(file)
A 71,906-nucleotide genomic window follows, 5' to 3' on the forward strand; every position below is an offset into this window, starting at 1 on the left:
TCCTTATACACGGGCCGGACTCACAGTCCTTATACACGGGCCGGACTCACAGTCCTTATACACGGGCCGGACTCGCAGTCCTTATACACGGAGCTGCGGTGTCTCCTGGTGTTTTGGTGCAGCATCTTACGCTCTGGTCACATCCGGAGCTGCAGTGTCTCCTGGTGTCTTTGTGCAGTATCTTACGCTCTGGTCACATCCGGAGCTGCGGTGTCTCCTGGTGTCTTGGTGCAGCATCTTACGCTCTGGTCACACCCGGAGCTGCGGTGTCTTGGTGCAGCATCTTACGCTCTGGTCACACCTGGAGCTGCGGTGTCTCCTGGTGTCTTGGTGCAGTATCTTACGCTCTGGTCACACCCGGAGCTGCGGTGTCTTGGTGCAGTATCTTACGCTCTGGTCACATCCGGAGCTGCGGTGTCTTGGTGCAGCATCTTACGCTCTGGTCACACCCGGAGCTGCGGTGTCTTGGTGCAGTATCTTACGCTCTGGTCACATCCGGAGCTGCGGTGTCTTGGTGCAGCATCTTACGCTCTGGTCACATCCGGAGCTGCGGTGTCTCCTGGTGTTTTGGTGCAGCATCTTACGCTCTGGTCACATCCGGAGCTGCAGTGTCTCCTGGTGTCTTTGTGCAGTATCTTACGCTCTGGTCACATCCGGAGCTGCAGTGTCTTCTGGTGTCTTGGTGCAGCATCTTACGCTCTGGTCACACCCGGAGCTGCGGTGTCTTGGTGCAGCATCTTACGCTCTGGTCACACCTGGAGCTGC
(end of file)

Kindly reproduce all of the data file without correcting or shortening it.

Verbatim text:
A 71,906-nucleotide genomic window follows, 5' to 3' on the forward strand; every position below is an offset into this window, starting at 1 on the left:
TCCTTATACACGGGCCGGACTCACAGTCCTTATACACGGGCCGGACTCACAGTCCTTATACACGGGCCGGACTCGCAGTCCTTATACACGGAGCTGCGGTGTCTCCTGGTGTTTTGGTGCAGCATCTTACGCTCTGGTCACATCCGGAGCTGCAGTGTCTCCTGGTGTCTTTGTGCAGTATCTTACGCTCTGGTCACATCCGGAGCTGCGGTGTCTCCTGGTGTCTTGGTGCAGCATCTTACGCTCTGGTCACACCCGGAGCTGCGGTGTCTTGGTGCAGCATCTTACGCTCTGGTCACACCTGGAGCTGCGGTGTCTCCTGGTGTCTTGGTGCAGTATCTTACGCTCTGGTCACACCCGGAGCTGCGGTGTCTTGGTGCAGTATCTTACGCTCTGGTCACATCCGGAGCTGCGGTGTCTTGGTGCAGCATCTTACGCTCTGGTCACACCCGGAGCTGCGGTGTCTTGGTGCAGTATCTTACGCTCTGGTCACATCCGGAGCTGCGGTGTCTTGGTGCAGCATCTTACGCTCTGGTCACATCCGGAGCTGCGGTGTCTCCTGGTGTTTTGGTGCAGCATCTTACGCTCTGGTCACATCCGGAGCTGCAGTGTCTCCTGGTGTCTTTGTGCAGTATCTTACGCTCTGGTCACATCCGGAGCTGCAGTGTCTTCTGGTGTCTTGGTGCAGCATCTTACGCTCTGGTCACACCCGGAGCTGCGGTGTCTTGGTGCAGCATCTTACGCTCTGGTCACACCTGGAGCTGC